Dr James McAuley


Research Fellow and Group Leader, NeuRA Conjoint Senior Lecturer, Faculty of Medicine, UNSW
Honorary Research Fellow, The George Institute for Global Health

+612 9399 1266

Dr McAuley is a Research Fellow and group leader of the McAuley Pain Group at NeuRA. He has been researching low back pain for 12 years, since he obtained his PhD from Brunel University UK in 2002. After immigrating to Australia in 2004 he took up a post doc at the University of Sydney with Profs Chris Maher and Kathryn Refshauge and then at the George Institute for Global Health. In 2010 he jointed Prof Moseley at NeuRA and was appointed group leader in 2014.

Projects Dr James McAuley is currently involved with


SLEEPain clinical trial

In this randomised controlled trial we are investigating whether a simple sleep intervention can not only improve sleep quality of patients with acute low back pain but also lead to reduced pain and disability.


SLEEPain clinical trial

RESOLVE clinical trial

Our NHMRC funded randomised controlled trial for chronic low back pain focuses on normalising sensation from the back.


RESOLVE clinical trial

PREVENT clinical trial

This NHMRC funded randomised controlled study aims to prevent people with acute low back pain developing chronic low back pain using an optimised pain education approach. In this intervention a specially trained pain clinician provides two one-hour consultations with a patient with acute low back pain to discuss their condition.


PREVENT clinical trial


Markus Hubscher

DR MARKUS HUEBSCHER Postdoctoral Fellow

Audrey Wang


Adrian Traeger2


Hopin Lee

HOPIN LEE PhD student

Ian Skinner


Edel O'Hagan

EDEL O’HAGEN Masters student

Matt Bagg


Martin Rabey

MARTIN RABEY Research Assistant


How does pain lead to disability? A systematic review and meta-analysis of mediation studies in people with back and neck pain.

Lee H, Hübscher M, Moseley GL, Kamper SJ, Traeger AC, Mansell G, McAuley JH

Disability is an important outcome from a clinical and public health perspective. However, it is unclear how disability develops in people with low back pain or neck pain. More specifically, the mechanisms by which pain leads to disability are not well understood. Mediation analysis is a way of investigating these mechanisms by examining the extent to which an intermediate variable explains the effect of an exposure on an outcome. This systematic review and meta-analysis aimed to identify and examine the extent to which putative mediators explain the effect of pain on disability in people with low back pain or neck pain. Five electronic databases were searched. We found 12 studies (N = 2961) that examined how pain leads to disability with mediation analysis. Standardized regression coefficients (β) of the indirect and total paths were pooled. We found evidence to show that self-efficacy (β = 0.23, 95% confidence interval [CI] = 0.10 to 0.34), psychological distress (β = 0.10, 95% CI = 0.01 to 0.18), and fear (β = 0.08, 95% CI = 0.01 to 0.14) mediated the relationship between pain and disability, but catastrophizing did not (β = 0.07, 95% CI = -0.06 to 0.19). The methodological quality of these studies was low, and we highlight potential areas for development. Nonetheless, the results suggest that there are significant mediating effects of self-efficacy, psychological distress, and fear, which underpins the direct targeting of these constructs in treatment.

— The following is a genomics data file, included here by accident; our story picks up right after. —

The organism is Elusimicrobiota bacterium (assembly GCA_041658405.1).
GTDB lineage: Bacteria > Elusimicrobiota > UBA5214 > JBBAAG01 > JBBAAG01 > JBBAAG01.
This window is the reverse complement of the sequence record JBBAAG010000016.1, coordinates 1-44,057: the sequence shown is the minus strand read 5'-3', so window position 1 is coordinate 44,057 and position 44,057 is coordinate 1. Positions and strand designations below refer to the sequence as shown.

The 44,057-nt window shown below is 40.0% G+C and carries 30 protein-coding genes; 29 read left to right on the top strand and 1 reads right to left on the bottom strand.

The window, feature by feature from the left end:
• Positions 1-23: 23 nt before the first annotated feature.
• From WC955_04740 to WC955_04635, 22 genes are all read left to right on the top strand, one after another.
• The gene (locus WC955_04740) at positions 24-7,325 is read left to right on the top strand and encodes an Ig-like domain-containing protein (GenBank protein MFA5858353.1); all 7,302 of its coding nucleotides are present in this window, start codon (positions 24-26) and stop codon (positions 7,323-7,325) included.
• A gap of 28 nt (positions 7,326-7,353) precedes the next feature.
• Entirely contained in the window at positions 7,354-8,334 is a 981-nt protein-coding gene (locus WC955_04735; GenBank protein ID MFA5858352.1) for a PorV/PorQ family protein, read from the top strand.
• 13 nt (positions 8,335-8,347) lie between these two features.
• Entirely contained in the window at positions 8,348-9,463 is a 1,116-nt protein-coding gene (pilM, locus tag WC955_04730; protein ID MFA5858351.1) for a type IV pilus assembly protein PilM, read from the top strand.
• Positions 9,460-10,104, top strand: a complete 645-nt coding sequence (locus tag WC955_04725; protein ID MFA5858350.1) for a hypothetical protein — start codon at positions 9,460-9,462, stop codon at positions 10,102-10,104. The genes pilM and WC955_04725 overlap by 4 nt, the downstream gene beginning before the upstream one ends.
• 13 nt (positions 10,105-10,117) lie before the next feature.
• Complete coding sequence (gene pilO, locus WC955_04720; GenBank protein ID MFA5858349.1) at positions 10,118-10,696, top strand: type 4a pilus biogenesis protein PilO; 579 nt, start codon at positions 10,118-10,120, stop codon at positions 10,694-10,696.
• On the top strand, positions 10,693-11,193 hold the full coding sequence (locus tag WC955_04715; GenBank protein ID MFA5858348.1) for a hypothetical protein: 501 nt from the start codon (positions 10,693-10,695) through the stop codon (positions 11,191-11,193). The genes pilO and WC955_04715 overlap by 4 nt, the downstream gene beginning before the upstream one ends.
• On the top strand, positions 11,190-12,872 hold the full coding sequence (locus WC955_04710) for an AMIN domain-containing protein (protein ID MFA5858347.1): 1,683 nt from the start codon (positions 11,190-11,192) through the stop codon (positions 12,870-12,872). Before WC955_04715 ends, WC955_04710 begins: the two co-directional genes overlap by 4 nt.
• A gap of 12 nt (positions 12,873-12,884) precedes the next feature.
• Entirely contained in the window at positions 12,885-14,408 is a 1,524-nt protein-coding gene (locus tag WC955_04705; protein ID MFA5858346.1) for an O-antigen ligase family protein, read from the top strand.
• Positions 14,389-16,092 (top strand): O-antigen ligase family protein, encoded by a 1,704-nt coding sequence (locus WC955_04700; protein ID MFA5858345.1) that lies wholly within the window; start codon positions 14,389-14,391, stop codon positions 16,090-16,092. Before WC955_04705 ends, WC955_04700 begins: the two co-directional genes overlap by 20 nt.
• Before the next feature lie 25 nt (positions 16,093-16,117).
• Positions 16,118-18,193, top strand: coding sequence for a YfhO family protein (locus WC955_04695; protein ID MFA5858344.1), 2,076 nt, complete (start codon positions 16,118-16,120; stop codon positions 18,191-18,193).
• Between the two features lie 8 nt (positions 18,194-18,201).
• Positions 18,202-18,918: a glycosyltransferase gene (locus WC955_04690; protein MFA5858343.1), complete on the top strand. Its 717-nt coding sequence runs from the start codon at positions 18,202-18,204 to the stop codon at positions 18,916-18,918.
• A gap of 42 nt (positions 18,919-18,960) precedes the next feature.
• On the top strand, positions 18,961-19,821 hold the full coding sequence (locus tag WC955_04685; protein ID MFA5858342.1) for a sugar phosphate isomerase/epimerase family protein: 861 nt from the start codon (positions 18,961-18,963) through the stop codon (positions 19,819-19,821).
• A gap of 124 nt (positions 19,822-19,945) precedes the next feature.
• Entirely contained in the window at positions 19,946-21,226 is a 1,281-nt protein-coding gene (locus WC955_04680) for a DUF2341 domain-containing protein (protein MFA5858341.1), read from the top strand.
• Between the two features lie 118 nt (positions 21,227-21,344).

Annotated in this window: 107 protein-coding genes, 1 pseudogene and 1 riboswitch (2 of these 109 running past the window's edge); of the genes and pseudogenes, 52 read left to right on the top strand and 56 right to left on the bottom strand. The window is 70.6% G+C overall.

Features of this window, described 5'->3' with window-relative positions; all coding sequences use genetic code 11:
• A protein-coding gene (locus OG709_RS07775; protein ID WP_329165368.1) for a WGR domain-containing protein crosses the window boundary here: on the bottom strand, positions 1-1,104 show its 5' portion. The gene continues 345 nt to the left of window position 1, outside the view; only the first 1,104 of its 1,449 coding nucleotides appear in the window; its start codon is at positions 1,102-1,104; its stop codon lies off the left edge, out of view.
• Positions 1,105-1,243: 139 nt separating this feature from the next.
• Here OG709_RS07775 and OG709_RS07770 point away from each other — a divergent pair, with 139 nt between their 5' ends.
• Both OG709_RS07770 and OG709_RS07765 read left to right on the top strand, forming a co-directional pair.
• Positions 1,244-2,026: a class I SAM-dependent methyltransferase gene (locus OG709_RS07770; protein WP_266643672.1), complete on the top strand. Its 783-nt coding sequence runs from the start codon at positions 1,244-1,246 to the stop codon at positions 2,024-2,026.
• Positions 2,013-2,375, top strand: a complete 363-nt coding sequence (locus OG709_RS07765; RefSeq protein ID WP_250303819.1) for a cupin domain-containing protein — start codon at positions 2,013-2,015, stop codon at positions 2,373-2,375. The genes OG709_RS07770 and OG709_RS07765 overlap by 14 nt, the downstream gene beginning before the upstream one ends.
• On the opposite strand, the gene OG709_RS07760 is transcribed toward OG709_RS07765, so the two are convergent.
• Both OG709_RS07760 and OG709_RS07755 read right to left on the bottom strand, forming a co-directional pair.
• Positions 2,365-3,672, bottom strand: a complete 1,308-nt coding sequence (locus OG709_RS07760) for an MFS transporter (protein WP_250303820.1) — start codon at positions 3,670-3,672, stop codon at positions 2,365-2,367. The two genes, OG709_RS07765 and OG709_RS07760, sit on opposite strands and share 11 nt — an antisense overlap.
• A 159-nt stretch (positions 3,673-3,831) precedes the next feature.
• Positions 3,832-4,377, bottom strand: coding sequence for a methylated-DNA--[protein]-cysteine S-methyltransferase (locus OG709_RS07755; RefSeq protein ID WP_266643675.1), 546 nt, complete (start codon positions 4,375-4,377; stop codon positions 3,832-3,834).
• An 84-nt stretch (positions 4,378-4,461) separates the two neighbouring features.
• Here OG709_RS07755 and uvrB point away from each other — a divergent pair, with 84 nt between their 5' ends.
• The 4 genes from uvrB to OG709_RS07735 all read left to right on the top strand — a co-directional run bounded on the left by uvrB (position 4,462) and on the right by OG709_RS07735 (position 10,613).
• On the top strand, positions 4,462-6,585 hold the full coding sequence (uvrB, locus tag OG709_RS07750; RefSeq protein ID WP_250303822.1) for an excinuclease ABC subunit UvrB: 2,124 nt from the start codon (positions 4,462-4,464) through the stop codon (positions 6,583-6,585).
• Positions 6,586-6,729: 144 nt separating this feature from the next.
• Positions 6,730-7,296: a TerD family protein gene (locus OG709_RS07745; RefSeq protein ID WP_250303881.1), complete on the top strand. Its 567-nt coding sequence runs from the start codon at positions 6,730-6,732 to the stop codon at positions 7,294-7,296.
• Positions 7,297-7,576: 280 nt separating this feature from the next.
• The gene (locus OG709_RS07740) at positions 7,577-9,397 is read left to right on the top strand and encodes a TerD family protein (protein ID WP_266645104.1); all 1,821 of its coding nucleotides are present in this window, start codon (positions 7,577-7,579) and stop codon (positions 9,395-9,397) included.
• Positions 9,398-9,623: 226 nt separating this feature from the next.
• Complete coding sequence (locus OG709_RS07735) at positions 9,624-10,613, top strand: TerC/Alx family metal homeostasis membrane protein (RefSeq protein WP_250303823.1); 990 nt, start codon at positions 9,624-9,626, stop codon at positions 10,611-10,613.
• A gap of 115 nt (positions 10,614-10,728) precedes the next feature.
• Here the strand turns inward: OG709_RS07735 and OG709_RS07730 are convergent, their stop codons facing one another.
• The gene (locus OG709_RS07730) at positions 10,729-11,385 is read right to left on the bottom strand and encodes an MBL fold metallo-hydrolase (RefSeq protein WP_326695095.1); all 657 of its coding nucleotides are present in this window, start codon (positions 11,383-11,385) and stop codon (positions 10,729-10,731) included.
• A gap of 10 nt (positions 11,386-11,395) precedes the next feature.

Effect of Primary Care-Based Education on Reassurance in Patients With Acute Low Back Pain: Systematic Review and Meta-analysis.

Traeger AC, Hübscher M, Henschke N, Moseley GL, Lee H, McAuley JH

To determine whether patient education in primary care increases reassurance in patients with acute or subacute low back pain (LBP). There is moderate- to high-quality evidence that patient education in primary care can provide long-term reassurance for patients with acute or subacute LBP.

Understanding how pain education causes changes in pain and disability: protocol for a causal mediation analysis of the PREVENT trial.

Lee H, Moseley GL, Hübscher M, Kamper SJ, Traeger AC, Skinner IW, McAuley JH
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